Crazy Legs had caught an interview with Marcel Kittel in which he came across as knowledgeable, humorous, likeable and engaging person, suggesting a stint as a TV-pundit wouldn’t be a bad call if he couldn’t get his cycling career back on track.

I thought this would probably have to wait until the unforeseen time when his hair-modelling options inexplicably and improbably dried up. Crazy Legs then wondered what damage Kittel could do to the Alpecin brand, if he suddenly revealed his hair was falling out. I was all for him shaving his head bald and blaming a certain, caffeine-shampoo for the hair loss, but realised this was unlikely as it would severely curtail hair-modelling opportunities.


We found a fantastically ostentatious, bright red Ferrari in the car park as we made to leave. “That’s worth more than my home,” someone quipped.

“It’s worth more than my family,” I assured them.

G-Dawg looked at the car somewhat askance, before shaking his head in dismay. “You’d never fit a bike rack on that,” he concluded dismissively.

And away we went … Even with early departures, it was still a big, big group that set out for home. Things were fine until we took the lane up toward Berwick Hill, noticing the road was closed just past the junction. This didn’t affect us, but seemed to have forced a huge volume of traffic to share the lane with us, some caught behind with no room to pass, while we had to constantly single out, slow down and hug the hedges for the stream of cars approaching from the other end of the lane.

At one point we passed a group of cyclists heading in the opposite direction, being led by a woman who looked fully enraged. I’ve never seen such anger on a bike, although I suppose Crazy Legs may have approached such levels of incandescent fury during his altercations with his lard-arsed adversary.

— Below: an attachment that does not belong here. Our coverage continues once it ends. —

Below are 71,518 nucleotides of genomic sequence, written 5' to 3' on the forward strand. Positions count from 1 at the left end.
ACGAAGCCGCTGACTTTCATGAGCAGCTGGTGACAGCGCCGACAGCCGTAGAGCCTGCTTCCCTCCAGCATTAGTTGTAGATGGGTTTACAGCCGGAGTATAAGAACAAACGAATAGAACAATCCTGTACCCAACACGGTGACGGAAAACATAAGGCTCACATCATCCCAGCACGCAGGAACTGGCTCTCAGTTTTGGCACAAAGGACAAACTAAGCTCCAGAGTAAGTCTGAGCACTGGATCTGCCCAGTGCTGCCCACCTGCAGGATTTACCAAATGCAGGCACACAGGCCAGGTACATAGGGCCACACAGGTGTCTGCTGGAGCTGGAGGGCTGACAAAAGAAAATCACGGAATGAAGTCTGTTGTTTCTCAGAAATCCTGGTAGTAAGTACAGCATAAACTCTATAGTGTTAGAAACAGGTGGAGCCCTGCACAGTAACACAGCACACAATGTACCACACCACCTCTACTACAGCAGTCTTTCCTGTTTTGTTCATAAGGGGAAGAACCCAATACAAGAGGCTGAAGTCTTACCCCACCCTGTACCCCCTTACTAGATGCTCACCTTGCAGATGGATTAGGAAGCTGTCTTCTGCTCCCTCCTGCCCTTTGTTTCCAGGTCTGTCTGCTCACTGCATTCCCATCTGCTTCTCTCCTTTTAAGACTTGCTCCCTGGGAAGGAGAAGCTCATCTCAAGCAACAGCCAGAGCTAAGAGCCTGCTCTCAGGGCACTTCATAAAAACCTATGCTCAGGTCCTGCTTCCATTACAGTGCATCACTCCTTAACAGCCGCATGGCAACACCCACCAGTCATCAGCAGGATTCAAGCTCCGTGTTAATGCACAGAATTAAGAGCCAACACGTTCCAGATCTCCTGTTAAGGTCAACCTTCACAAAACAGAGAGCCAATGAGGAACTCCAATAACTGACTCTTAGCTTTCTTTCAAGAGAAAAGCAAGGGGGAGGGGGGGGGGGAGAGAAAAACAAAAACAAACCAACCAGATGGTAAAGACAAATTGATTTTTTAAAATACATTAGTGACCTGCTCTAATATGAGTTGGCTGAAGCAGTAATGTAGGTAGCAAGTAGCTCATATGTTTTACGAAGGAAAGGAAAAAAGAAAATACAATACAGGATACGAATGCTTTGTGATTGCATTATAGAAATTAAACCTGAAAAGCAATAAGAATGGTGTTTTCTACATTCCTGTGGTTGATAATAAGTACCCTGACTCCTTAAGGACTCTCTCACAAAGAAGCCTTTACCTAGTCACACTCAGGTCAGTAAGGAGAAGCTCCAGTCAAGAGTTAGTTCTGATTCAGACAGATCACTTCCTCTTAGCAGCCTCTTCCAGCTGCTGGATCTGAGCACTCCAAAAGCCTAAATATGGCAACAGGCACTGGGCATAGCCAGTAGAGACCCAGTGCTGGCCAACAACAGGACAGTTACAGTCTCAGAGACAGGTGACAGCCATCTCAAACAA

I wondered aloud what her problem was, maybe the cars stacked up behind, or the the sea of cyclists filtering past? Surely it couldn’t be the weather, which had been beyond even my most optimistic expectations?

“RBF,” Caracol concluded.

“What?”

“Resting Bitch Face,” he clarified.

Not a phrase I was overly familiar with, but apparently a recognised phenomena, with its own Wikipedia page! Resting Bitch Face is defined as a facial expression that unintentionally makes a person appear angry, annoyed, irritated, or contemptuous, particularly when the individual is relaxed, resting or not expressing any particular emotion.

Hmm, perhaps he had the right of it.

Up the hill to Dinnington and one of the youngsters was struggling to hold the wheels, so I dropped in alongside him and matched my pace to his. Up ahead I could seen Carlton looking back concernedly and rightly concluded this was probably another Carlton prodigy I was escorting and he would be ripping our legs off in a (short) few years.

While the main group disappeared up the road, a few of us dialled back the speed a little for the final mile. As they all turned off I started my solo run for home. The legs were tired and heavy, but it had been a good ride and the decent weather was a real bonus.

It almost felt like summer.


YTD Totals: 4,991 km / 3,101 miles with 66,160 metres of climbing